I found that there are two schools of thought on this practice. The first, being the definite majority, was that it might be okay for others, "but not for me!" There was much concern, particularly among pre-adoptive parents, that there is simply no way they could consider taking a child into their home, knowing that there is some chance that the child will be taken away. I certainly understand this point of view, but I was confident that it was a route I was willing to go. To me, legal-risk placement
, if done appropriately, can be a gift to everyone involved - a gift of time. Every day that the child is spending with a family who wants him forever is a treasure - not to mention it's another day NOT spent languishing in foster care
. By taking a child without the TPR "guarantee", you are buying time with that child. Maybe it's a matter of months, or even a year or two before the child can be freed for adoption. Think of all the time that a child would have had to spend in other placements. How many more losses would he endure? How desperate and lonely would he feel? I wanted children to move in with me on the first day they could. I wanted them to have a home instead of a placement, and a mom instead of a foster family.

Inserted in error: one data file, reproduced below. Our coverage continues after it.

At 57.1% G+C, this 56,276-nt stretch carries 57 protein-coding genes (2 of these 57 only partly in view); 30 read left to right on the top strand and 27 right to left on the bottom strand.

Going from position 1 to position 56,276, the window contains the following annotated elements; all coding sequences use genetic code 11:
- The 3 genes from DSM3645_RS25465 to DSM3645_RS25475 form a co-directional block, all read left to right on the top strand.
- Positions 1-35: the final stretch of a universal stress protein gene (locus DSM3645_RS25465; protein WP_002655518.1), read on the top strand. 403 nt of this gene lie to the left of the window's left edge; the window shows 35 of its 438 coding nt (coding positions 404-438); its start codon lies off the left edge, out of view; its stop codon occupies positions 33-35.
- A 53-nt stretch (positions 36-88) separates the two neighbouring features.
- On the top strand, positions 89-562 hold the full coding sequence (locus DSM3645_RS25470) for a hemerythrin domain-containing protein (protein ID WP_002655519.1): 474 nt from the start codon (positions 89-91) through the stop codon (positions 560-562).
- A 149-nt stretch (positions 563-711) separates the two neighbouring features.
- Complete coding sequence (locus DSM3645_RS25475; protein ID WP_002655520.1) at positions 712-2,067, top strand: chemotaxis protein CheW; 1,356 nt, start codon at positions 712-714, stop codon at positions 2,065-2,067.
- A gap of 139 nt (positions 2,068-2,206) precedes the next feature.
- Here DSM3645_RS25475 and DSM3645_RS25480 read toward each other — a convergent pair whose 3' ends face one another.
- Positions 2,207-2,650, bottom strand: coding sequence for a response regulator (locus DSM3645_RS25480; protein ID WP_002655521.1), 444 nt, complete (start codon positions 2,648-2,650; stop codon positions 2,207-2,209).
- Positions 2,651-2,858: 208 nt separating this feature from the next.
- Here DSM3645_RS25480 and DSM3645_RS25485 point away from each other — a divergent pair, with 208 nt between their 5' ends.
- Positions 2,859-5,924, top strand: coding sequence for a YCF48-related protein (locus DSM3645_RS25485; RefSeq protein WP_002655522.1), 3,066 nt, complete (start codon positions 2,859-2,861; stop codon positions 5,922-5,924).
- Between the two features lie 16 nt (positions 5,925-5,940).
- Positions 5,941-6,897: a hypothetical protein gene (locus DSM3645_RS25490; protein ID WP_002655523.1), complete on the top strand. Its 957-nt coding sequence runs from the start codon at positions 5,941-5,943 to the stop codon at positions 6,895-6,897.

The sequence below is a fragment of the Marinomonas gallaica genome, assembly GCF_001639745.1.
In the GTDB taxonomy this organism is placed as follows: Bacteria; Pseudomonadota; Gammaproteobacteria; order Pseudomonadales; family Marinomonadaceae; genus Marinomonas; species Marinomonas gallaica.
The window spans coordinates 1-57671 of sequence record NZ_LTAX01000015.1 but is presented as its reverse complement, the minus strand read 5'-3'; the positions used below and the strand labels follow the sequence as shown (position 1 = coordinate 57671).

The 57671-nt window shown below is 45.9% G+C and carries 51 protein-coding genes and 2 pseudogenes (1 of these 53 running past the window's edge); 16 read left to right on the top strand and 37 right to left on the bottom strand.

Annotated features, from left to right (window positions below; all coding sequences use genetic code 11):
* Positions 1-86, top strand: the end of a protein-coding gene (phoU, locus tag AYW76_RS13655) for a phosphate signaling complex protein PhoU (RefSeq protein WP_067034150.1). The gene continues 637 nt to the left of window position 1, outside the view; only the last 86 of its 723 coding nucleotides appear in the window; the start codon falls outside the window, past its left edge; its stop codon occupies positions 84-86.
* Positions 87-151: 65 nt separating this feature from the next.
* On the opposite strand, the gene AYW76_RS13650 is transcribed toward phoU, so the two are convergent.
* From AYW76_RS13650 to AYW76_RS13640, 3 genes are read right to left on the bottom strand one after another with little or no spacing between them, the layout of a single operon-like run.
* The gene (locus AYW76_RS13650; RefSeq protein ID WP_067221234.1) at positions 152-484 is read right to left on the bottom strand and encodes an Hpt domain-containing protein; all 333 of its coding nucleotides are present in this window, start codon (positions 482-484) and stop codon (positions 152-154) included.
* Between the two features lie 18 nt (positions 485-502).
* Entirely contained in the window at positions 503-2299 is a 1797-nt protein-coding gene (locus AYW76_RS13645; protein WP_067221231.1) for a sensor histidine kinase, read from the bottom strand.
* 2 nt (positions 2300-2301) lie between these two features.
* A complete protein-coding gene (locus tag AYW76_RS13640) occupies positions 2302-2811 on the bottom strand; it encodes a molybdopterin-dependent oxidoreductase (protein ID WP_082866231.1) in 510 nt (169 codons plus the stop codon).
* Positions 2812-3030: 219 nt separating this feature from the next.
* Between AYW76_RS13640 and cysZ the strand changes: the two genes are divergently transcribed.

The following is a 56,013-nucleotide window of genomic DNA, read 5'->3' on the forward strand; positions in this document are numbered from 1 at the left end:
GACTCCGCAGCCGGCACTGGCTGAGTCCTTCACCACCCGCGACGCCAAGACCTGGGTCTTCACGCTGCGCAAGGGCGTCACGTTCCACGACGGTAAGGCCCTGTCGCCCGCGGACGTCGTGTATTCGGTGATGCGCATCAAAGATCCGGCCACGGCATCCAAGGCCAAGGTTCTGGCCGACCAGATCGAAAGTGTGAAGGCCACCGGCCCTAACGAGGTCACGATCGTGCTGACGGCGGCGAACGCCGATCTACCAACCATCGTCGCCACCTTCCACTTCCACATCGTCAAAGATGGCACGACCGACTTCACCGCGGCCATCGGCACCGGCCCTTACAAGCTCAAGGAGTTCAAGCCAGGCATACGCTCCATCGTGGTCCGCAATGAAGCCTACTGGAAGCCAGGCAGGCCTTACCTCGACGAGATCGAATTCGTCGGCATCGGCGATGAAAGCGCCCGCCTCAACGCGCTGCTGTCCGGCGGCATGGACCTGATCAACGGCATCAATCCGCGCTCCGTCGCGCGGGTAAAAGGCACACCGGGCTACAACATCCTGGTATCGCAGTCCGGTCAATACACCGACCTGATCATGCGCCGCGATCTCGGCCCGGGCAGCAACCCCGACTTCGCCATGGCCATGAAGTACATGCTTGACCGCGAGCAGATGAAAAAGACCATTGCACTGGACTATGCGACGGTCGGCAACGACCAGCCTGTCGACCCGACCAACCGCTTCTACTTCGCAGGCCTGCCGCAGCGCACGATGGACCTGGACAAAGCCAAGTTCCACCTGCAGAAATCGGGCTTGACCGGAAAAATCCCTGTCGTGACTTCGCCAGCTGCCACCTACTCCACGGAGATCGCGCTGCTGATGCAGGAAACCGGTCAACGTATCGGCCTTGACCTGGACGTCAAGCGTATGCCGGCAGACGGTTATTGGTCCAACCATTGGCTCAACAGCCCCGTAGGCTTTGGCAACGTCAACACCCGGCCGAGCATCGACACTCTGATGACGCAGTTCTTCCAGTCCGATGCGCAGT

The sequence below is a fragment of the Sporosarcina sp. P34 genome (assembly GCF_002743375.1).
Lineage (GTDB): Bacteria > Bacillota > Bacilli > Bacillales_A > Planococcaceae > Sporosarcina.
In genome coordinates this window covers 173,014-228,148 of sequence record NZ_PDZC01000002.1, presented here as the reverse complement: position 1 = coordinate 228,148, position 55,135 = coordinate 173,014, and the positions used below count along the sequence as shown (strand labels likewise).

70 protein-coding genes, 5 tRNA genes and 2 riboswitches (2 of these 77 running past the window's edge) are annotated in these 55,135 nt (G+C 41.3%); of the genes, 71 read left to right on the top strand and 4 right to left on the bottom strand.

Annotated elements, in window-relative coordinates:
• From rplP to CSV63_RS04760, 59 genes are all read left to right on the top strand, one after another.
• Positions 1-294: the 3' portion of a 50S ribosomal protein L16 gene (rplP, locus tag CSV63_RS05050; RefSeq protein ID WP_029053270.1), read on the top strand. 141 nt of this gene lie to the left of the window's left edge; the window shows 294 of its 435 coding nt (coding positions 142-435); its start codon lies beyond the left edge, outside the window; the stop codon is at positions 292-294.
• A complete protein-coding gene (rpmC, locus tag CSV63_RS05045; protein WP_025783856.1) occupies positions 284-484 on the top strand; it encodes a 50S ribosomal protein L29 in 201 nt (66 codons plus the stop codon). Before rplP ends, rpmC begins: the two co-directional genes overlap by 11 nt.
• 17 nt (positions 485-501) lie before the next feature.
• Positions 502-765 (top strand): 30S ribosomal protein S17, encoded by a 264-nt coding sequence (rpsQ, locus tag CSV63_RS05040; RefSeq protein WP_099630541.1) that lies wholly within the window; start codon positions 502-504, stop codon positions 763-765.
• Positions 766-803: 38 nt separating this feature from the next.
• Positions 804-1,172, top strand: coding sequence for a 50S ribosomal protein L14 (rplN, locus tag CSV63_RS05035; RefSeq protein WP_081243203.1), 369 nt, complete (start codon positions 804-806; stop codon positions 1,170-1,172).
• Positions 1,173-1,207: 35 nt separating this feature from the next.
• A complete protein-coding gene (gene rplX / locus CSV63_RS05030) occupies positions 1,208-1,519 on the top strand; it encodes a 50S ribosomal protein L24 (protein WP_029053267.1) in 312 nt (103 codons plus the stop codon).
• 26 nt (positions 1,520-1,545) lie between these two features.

I look at them now, asleep in their beds, and I know that these are my children, and I am their mother. Perhaps they have only been in my life for half a year, but that is 183 days and nights, over 4000 hours, and an infinite number of memories, for them and for me. I am a realist, however, and I know that the word "risk" is quite literal in this situation. But, nothing good happens without risk - nothing. And if the worst-case scenario were to happen, I know in my heart that I will not regret the decision I made.
And so, tomorrow morning, at precisely 6:30 a.m., my alarm clock will go off. But I'll already be awake, because my daughters will have been giggling and whispering in the next room waiting for Mommy to get out of bed. We will rise to start our day. The girls will make their beds, and play with their breakfast, and complain about which Flintstone comes out of the vitamin container. But we will manage to get the teeth brushed and the bows in the hair and the lunches packed and the coats zipped up - and we'll make it out the door by 7:30. I will drop the girls off at daycare and get big hugs and kisses before I head to work. It'll be just another normal day.
But then again - it won't really be a normal day at all, because a few hours later, in a courtroom in Providence, a man in a black robe on a high bench will take his seat and commence to decide our future.
© judicial, system, judges, decisions, family, trial, commence
Credits: Lisa R.